TV Guyd: How Here! TV Has Helped Change LGBT Life In Its 10 Years

Morris Chapdelaine
Authored by
Morris Chapdelaine

February 6, 2013
1:23 a.m.

A few years before there was LOGO, RuPaul’s Drag Race or any of LGBT programming to speak of, there was Here TV. And as LOGO has retreated somewhat from its lesbian and gay programming and began seeking wider, Bravo-esque appeal with shows like Here Comes Honey Boo Boo, Here TV has stayed committed to its focus on LGBT-created content for LGBT viewers… … and now the groundbreaking network is celebrating its 10th anniversary.

“When we launched the network, a purely LGBT network was met with great skepticism and tremendous resistance,” said Josh Rosenzweig, Here TV’s Senior Vice President of Original Programming and Development. “The television and film projects that have aired over the past decade have all been part and parcel in entertaining and inspiring our LGBT audiences and motivating our allies to help us change hearts and minds across the country.”

Indeed the cultural landscape has changed since Here TV first aired. In 2004, gay and lesbian Americans saw their hopes for marriage and equal rights dashed at ballot boxes across the country.

Now over eight years later, we have a president who acknowledges the right of gays and lesbians to live as full-fledged American citizens and a Supreme Court case that could help lay the groundwork to marriage equality nationwide.

Everyday, more and more LGBT characters appear on TV screens worldwide, and Here TV is an important part of that. Not only is Here TV now offered in many premium cable packages around the U.S., but this last year they partnered with online services like Hulu, YouTube, Amazon, iTunes, and Blockbuster so that people can see their programming on demand from anywhere in the world.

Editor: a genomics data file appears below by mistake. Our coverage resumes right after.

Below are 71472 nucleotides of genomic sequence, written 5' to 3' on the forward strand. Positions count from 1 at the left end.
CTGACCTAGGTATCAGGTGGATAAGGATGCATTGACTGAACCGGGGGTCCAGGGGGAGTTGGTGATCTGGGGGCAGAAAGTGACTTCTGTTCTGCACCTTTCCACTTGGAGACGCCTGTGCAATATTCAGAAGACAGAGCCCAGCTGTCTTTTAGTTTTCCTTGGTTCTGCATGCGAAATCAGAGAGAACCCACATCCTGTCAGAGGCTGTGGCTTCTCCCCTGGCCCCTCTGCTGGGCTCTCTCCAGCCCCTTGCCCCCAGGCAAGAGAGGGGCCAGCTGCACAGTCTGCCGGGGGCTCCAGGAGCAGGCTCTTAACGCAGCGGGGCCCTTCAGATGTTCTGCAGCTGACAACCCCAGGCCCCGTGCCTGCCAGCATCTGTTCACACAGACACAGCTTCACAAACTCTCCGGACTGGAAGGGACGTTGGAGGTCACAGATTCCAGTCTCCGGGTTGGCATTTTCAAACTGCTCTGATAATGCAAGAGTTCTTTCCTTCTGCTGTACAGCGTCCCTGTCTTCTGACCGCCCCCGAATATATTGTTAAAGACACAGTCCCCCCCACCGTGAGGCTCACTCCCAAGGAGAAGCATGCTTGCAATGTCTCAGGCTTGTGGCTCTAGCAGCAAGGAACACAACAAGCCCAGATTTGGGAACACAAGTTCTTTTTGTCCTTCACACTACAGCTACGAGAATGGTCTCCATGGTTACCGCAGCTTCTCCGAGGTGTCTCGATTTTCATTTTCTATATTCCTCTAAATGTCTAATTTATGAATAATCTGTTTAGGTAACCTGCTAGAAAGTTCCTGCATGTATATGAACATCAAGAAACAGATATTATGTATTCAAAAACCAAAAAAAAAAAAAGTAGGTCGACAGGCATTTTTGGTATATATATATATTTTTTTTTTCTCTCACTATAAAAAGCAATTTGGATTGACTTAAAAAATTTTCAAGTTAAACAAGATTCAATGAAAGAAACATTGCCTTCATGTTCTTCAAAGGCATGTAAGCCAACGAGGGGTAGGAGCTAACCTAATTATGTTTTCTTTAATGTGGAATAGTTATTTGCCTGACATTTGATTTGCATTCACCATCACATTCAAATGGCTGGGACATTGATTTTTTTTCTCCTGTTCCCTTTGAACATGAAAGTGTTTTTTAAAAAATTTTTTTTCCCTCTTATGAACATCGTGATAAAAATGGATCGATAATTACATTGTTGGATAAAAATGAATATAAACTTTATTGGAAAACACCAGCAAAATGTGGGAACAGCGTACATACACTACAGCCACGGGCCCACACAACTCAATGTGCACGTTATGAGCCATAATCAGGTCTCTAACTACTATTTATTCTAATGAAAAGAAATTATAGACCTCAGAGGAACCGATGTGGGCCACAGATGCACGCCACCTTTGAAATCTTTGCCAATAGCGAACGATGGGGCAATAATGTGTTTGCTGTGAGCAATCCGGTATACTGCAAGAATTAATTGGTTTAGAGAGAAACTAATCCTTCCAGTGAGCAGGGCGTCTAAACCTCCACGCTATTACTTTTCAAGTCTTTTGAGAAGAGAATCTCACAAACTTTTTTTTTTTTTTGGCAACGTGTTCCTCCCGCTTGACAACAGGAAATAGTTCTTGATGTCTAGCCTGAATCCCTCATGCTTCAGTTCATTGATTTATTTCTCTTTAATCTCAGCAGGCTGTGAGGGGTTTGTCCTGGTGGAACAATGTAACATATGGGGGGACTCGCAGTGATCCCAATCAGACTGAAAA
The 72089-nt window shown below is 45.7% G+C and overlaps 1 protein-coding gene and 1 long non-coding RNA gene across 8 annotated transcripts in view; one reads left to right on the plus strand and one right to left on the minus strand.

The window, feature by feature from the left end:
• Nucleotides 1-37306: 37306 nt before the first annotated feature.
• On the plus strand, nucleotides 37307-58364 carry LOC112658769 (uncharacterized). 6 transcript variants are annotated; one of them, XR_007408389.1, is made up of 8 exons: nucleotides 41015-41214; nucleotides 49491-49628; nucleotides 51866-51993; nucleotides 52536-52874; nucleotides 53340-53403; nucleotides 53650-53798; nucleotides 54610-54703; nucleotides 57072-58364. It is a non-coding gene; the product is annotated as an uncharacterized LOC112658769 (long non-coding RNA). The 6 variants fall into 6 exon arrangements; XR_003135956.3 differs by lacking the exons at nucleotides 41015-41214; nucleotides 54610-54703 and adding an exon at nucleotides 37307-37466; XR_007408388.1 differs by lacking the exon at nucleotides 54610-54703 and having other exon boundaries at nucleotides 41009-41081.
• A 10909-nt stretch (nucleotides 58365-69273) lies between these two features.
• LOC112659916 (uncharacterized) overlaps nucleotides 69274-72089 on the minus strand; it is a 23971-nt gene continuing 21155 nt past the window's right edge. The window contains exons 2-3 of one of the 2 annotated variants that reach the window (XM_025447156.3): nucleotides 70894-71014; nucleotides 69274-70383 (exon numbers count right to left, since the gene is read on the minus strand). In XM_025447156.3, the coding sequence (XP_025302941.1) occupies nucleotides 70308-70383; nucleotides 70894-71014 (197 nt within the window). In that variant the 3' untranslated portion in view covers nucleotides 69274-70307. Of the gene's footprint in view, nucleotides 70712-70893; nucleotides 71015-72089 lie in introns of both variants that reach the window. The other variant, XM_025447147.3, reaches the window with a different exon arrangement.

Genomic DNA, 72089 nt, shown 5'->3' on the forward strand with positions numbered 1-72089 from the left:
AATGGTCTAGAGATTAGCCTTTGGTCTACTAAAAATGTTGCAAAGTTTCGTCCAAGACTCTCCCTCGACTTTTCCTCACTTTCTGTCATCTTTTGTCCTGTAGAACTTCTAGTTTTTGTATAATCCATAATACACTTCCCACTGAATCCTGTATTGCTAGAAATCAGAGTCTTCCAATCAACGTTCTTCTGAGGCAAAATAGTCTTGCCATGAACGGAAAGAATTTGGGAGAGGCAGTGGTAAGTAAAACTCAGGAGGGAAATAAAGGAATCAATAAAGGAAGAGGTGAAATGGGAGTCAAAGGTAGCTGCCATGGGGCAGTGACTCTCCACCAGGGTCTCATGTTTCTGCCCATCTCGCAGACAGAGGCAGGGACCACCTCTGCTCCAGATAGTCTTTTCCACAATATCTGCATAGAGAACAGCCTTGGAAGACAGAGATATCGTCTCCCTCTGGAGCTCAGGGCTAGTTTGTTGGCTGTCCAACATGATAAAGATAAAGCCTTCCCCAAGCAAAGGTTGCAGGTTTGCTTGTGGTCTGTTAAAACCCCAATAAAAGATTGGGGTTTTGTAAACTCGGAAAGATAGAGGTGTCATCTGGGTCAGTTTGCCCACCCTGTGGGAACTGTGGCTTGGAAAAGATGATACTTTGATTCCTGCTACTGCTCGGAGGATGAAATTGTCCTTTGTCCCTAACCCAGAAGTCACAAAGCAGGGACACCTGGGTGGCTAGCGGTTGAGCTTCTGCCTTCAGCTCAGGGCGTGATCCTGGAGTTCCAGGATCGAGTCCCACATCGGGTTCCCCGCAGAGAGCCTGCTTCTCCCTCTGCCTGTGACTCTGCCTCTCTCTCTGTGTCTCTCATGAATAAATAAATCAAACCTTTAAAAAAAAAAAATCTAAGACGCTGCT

It’s kind of amazing when you think of how available that makes queer content to people who just a decade ago didn’t have many gay stories or TV characters to choose from. And with an eye towards the next decade, Here TV has launched the New Frontiers Film Project as a way for LGBT filmmakers to submit projects for broadcast in the coming years.

“We are proud of the work Here TV has done in showcasing the work of LGBT filmmakers,” Paul Colichman, Here TV’s CEO, and Stephen P. Jarchow, Here TV’s Chairman, said in a joint statement. “We look forward to the next decade of bringing unapologetically gay programming to audiences across the country and around the world.”

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Story by Daniel Villarreal, courtesy of



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